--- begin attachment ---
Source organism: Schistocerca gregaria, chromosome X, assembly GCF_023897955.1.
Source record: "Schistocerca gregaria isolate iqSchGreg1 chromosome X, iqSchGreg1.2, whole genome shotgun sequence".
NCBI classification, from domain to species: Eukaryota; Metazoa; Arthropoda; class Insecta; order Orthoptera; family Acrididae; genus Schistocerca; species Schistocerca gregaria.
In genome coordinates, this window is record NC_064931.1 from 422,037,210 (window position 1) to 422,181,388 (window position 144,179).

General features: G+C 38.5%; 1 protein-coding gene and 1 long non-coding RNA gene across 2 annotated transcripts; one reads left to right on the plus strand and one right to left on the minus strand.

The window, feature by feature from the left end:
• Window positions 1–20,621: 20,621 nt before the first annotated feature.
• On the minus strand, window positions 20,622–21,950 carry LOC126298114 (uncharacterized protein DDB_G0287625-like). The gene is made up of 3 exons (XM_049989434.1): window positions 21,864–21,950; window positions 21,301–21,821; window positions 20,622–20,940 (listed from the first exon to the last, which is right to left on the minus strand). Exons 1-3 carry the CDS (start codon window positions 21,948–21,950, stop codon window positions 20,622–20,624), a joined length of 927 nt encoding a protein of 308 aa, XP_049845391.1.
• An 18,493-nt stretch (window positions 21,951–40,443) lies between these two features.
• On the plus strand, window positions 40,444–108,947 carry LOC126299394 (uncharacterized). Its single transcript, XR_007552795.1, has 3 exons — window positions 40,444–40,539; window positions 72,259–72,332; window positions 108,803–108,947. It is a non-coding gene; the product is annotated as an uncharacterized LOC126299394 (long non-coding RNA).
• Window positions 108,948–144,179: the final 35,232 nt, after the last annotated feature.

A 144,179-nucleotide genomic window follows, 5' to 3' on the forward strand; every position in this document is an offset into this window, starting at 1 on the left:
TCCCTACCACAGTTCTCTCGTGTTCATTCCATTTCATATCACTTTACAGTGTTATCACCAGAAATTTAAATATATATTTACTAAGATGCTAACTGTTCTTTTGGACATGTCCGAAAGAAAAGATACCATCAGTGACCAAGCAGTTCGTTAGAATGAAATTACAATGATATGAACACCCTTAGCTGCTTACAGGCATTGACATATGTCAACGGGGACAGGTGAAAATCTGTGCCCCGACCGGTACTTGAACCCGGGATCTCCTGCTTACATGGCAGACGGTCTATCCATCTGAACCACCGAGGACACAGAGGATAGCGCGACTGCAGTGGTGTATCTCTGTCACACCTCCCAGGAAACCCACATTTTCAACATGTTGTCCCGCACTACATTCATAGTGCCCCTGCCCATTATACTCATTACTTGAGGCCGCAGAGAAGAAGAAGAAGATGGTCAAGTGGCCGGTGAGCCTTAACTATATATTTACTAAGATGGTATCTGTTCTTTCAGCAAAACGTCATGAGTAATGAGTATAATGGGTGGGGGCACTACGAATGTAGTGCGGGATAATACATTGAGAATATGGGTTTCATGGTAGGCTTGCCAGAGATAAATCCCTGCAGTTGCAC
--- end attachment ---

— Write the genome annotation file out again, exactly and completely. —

Source organism: Schistocerca gregaria, chromosome X, assembly GCF_023897955.1.
Source record: "Schistocerca gregaria isolate iqSchGreg1 chromosome X, iqSchGreg1.2, whole genome shotgun sequence".
NCBI classification, from domain to species: Eukaryota; Metazoa; Arthropoda; class Insecta; order Orthoptera; family Acrididae; genus Schistocerca; species Schistocerca gregaria.
In genome coordinates, this window is record NC_064931.1 from 422,037,210 (window position 1) to 422,181,388 (window position 144,179).

General features: G+C 38.5%; 1 protein-coding gene and 1 long non-coding RNA gene across 2 annotated transcripts; one reads left to right on the plus strand and one right to left on the minus strand.

The window, feature by feature from the left end:
• Window positions 1–20,621: 20,621 nt before the first annotated feature.
• On the minus strand, window positions 20,622–21,950 carry LOC126298114 (uncharacterized protein DDB_G0287625-like). The gene is made up of 3 exons (XM_049989434.1): window positions 21,864–21,950; window positions 21,301–21,821; window positions 20,622–20,940 (listed from the first exon to the last, which is right to left on the minus strand). Exons 1-3 carry the CDS (start codon window positions 21,948–21,950, stop codon window positions 20,622–20,624), a joined length of 927 nt encoding a protein of 308 aa, XP_049845391.1.
• An 18,493-nt stretch (window positions 21,951–40,443) lies between these two features.
• On the plus strand, window positions 40,444–108,947 carry LOC126299394 (uncharacterized). Its single transcript, XR_007552795.1, has 3 exons — window positions 40,444–40,539; window positions 72,259–72,332; window positions 108,803–108,947. It is a non-coding gene; the product is annotated as an uncharacterized LOC126299394 (long non-coding RNA).
• Window positions 108,948–144,179: the final 35,232 nt, after the last annotated feature.

A 144,179-nucleotide genomic window follows, 5' to 3' on the forward strand; every position in this document is an offset into this window, starting at 1 on the left:
TCCCTACCACAGTTCTCTCGTGTTCATTCCATTTCATATCACTTTACAGTGTTATCACCAGAAATTTAAATATATATTTACTAAGATGCTAACTGTTCTTTTGGACATGTCCGAAAGAAAAGATACCATCAGTGACCAAGCAGTTCGTTAGAATGAAATTACAATGATATGAACACCCTTAGCTGCTTACAGGCATTGACATATGTCAACGGGGACAGGTGAAAATCTGTGCCCCGACCGGTACTTGAACCCGGGATCTCCTGCTTACATGGCAGACGGTCTATCCATCTGAACCACCGAGGACACAGAGGATAGCGCGACTGCAGTGGTGTATCTCTGTCACACCTCCCAGGAAACCCACATTTTCAACATGTTGTCCCGCACTACATTCATAGTGCCCCTGCCCATTATACTCATTACTTGAGGCCGCAGAGAAGAAGAAGAAGATGGTCAAGTGGCCGGTGAGCCTTAACTATATATTTACTAAGATGGTATCTGTTCTTTCAGCAAAACGTCATGAGTAATGAGTATAATGGGTGGGGGCACTACGAATGTAGTGCGGGATAATACATTGAGAATATGGGTTTCATGGTAGGCTTGCCAGAGATAAATCCCTGCAGTTGCAC